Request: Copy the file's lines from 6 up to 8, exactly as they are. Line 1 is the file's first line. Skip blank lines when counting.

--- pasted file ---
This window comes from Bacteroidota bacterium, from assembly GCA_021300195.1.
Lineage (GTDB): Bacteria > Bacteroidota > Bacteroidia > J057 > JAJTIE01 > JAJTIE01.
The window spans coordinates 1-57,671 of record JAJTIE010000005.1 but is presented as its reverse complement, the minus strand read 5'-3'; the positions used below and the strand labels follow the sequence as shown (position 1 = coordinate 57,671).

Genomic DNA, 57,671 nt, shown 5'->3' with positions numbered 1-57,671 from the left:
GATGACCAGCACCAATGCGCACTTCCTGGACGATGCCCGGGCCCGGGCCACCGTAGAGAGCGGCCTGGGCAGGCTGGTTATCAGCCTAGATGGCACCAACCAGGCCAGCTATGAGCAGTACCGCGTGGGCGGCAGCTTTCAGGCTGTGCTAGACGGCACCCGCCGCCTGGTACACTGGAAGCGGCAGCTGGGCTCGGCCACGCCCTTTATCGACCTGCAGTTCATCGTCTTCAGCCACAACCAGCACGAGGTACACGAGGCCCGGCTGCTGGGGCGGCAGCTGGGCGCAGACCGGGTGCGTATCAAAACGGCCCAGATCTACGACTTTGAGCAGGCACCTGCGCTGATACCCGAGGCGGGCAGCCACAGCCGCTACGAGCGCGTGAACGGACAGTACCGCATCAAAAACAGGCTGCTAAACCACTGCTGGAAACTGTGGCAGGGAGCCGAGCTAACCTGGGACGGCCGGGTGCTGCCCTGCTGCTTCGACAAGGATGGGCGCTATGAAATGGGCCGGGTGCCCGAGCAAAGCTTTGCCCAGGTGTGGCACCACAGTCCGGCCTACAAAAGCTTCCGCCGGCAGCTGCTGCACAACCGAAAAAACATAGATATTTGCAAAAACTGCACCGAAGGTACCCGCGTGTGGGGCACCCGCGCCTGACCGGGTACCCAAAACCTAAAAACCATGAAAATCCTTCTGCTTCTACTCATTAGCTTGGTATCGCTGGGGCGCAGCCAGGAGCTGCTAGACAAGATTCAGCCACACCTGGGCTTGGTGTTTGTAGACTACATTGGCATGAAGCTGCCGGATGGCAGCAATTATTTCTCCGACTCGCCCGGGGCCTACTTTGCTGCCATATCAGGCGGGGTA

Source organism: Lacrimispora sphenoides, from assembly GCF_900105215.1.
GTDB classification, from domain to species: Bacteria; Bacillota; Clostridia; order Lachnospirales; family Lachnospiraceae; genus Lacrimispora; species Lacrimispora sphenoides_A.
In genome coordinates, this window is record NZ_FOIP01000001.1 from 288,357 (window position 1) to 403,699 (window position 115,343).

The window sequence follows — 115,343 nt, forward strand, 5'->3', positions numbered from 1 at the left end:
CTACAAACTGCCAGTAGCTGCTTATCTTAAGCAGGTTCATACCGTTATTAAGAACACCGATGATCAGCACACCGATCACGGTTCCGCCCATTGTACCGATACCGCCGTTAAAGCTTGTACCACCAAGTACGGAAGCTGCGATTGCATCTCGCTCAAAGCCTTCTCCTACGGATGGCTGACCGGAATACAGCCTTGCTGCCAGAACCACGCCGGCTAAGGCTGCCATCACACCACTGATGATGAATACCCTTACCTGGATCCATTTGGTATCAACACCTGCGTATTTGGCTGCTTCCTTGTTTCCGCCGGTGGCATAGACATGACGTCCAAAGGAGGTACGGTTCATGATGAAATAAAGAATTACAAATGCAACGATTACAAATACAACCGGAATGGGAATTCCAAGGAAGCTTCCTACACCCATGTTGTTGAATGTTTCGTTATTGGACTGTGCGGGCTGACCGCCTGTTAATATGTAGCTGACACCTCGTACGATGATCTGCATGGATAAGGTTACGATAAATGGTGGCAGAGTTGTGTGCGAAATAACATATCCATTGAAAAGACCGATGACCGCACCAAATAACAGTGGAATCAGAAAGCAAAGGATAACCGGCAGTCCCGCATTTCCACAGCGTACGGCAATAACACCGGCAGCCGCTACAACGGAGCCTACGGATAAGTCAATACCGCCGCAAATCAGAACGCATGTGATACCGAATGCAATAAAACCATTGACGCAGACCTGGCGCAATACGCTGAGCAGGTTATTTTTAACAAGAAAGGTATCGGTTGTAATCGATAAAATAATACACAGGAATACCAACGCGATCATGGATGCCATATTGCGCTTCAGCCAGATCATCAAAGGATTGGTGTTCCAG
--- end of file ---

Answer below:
Source organism: Lacrimispora sphenoides, from assembly GCF_900105215.1.
GTDB classification, from domain to species: Bacteria; Bacillota; Clostridia; order Lachnospirales; family Lachnospiraceae; genus Lacrimispora; species Lacrimispora sphenoides_A.
In genome coordinates, this window is record NZ_FOIP01000001.1 from 288,357 (window position 1) to 403,699 (window position 115,343).